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A laser-cut vinyl floor mat by Arzu Firuz adds a bit of texture and contrast to the floor of this primary bath designed by Richard Mishaan.

Photo: Roger Davies

Vinyl redux

Though it’s not the gaudy, sticky variety you might recall from your childhood, vinyl is no longer the dud it once was when it comes to interior flooring. That said, it’s important to still be discerning.

“Luxury vinyl plank is making a major comeback in vacation homes and commercial properties,” Connell says. “The look of wood has come a long way.”

While vinyl doesn’t have the best reputation from a sustainability perspective, many of today’s iterations are improving. Stone plastic composite (SPC) vinyl, for example, uses a combination of stone powder and polymers for its core—though some contain more plastic than others. In order to adhere to strict EU sustainability laws, Eylor says his company’s R&D department developed a product that is 90% stone powder and 10% polymers, making it one of the stronger and more stable in the industry, with lower VOC levels.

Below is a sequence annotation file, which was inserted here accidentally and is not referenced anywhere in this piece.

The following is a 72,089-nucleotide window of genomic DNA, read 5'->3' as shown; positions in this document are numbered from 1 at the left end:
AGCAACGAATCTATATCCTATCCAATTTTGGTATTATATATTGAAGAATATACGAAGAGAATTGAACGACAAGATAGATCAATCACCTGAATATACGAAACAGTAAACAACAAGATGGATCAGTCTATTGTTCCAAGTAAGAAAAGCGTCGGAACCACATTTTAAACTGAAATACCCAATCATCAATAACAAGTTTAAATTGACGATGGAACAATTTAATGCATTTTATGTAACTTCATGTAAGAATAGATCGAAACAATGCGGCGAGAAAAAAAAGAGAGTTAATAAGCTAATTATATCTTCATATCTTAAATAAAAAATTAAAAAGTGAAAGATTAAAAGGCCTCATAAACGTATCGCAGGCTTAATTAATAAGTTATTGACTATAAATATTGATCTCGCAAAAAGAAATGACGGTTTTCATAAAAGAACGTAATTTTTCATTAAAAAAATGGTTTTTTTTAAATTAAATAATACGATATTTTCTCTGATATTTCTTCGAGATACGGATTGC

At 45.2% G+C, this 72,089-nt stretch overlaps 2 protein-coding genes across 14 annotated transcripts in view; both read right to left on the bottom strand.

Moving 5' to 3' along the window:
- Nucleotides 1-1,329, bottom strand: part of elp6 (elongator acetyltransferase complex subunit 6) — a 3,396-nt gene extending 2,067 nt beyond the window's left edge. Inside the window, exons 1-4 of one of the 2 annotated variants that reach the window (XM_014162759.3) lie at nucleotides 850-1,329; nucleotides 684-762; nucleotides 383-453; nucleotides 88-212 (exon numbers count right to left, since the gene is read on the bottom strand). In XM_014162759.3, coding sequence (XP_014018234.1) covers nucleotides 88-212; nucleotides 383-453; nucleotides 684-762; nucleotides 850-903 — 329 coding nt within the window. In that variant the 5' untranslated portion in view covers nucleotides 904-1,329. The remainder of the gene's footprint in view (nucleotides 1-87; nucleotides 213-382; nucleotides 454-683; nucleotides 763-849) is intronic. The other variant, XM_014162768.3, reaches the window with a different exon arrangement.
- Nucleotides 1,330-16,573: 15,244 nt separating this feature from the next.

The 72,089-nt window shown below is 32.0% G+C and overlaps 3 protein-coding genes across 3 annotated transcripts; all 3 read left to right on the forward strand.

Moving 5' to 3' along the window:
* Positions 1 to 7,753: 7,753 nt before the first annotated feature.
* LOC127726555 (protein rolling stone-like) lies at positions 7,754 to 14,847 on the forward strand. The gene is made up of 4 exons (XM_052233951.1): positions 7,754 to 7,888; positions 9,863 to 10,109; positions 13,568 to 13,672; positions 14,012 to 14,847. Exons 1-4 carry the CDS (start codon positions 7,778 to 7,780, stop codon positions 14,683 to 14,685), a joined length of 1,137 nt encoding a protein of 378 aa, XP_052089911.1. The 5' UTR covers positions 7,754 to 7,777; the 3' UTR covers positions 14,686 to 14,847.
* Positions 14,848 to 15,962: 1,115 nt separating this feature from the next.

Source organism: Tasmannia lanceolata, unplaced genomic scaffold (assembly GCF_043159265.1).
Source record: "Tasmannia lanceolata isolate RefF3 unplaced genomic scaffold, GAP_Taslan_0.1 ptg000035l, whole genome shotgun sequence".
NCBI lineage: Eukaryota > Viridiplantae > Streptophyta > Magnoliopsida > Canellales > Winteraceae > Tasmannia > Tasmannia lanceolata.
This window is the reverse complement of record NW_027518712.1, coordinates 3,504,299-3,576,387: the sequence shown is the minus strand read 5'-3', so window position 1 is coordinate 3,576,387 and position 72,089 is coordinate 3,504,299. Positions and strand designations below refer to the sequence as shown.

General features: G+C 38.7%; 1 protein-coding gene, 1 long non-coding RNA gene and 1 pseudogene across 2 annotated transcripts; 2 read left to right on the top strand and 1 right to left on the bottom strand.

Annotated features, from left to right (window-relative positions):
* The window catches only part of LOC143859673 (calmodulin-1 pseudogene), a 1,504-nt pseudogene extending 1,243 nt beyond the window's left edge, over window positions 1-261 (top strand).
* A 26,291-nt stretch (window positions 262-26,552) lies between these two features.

“SPC is definitely the fastest growing material in the market right now due to its easy installation and it being low-maintenance,” Eylor says. “The current style is French oak grain and clean looks that are moving away from the rustic feel. Coloring is moving away from gray and into light natural oak.”

At Ulla Johnson and Zach Miner’s Montauk abode, wood rules the kitchen—over tile or any other material. The space was renovated and furnished by architecture firm Studio Zung and interior designer Alexis Brown.

Photo: Pernille Loof

A wealth of wood

Despite the many alternatives, sometimes you can’t beat the charm of real wood flooring, our designers say. “My go-to at the moment is herringbone-pattern wood floors—I love a nod to the past, and they give you just that,” London says.

Connell points out that wood can also work in areas where you might usually use tile. “Since we have many lake house projects, our clients are looking for very durable products that can take the wear and tear of water from dripping towels and bare feet, spills from numerous house guests, and muddy paws running in from the lake,” she says. “We are suggesting prefinished engineered hardwoods that have a top wood veneer followed by a sealant that is water-resistant. You’d never know that water won’t harm it, and it’s much warmer on the feet than tile.”


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